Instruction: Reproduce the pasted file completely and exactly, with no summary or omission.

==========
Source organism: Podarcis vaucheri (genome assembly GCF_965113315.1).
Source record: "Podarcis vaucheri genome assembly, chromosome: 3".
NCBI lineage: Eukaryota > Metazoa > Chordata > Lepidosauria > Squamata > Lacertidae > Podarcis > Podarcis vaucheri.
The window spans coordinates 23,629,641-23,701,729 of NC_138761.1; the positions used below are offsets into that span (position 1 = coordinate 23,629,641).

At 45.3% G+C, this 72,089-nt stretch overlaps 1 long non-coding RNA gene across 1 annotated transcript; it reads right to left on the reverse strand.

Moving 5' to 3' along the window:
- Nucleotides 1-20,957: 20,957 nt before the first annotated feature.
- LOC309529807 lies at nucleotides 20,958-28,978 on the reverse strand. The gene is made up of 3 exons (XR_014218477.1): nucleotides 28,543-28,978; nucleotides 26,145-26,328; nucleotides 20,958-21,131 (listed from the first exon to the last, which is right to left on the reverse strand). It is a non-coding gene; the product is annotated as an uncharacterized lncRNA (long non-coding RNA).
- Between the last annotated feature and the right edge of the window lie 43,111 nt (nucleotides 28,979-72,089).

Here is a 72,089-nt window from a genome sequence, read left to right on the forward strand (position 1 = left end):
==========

Source organism: Podarcis vaucheri (genome assembly GCF_965113315.1).
Source record: "Podarcis vaucheri genome assembly, chromosome: 3".
NCBI lineage: Eukaryota > Metazoa > Chordata > Lepidosauria > Squamata > Lacertidae > Podarcis > Podarcis vaucheri.
The window spans coordinates 23,629,641-23,701,729 of NC_138761.1; the positions used below are offsets into that span (position 1 = coordinate 23,629,641).

At 45.3% G+C, this 72,089-nt stretch overlaps 1 long non-coding RNA gene across 1 annotated transcript; it reads right to left on the reverse strand.

Moving 5' to 3' along the window:
- Nucleotides 1-20,957: 20,957 nt before the first annotated feature.
- LOC309529807 lies at nucleotides 20,958-28,978 on the reverse strand. The gene is made up of 3 exons (XR_014218477.1): nucleotides 28,543-28,978; nucleotides 26,145-26,328; nucleotides 20,958-21,131 (listed from the first exon to the last, which is right to left on the reverse strand). It is a non-coding gene; the product is annotated as an uncharacterized lncRNA (long non-coding RNA).
- Between the last annotated feature and the right edge of the window lie 43,111 nt (nucleotides 28,979-72,089).

Here is a 72,089-nt window from a genome sequence, read left to right on the forward strand (position 1 = left end):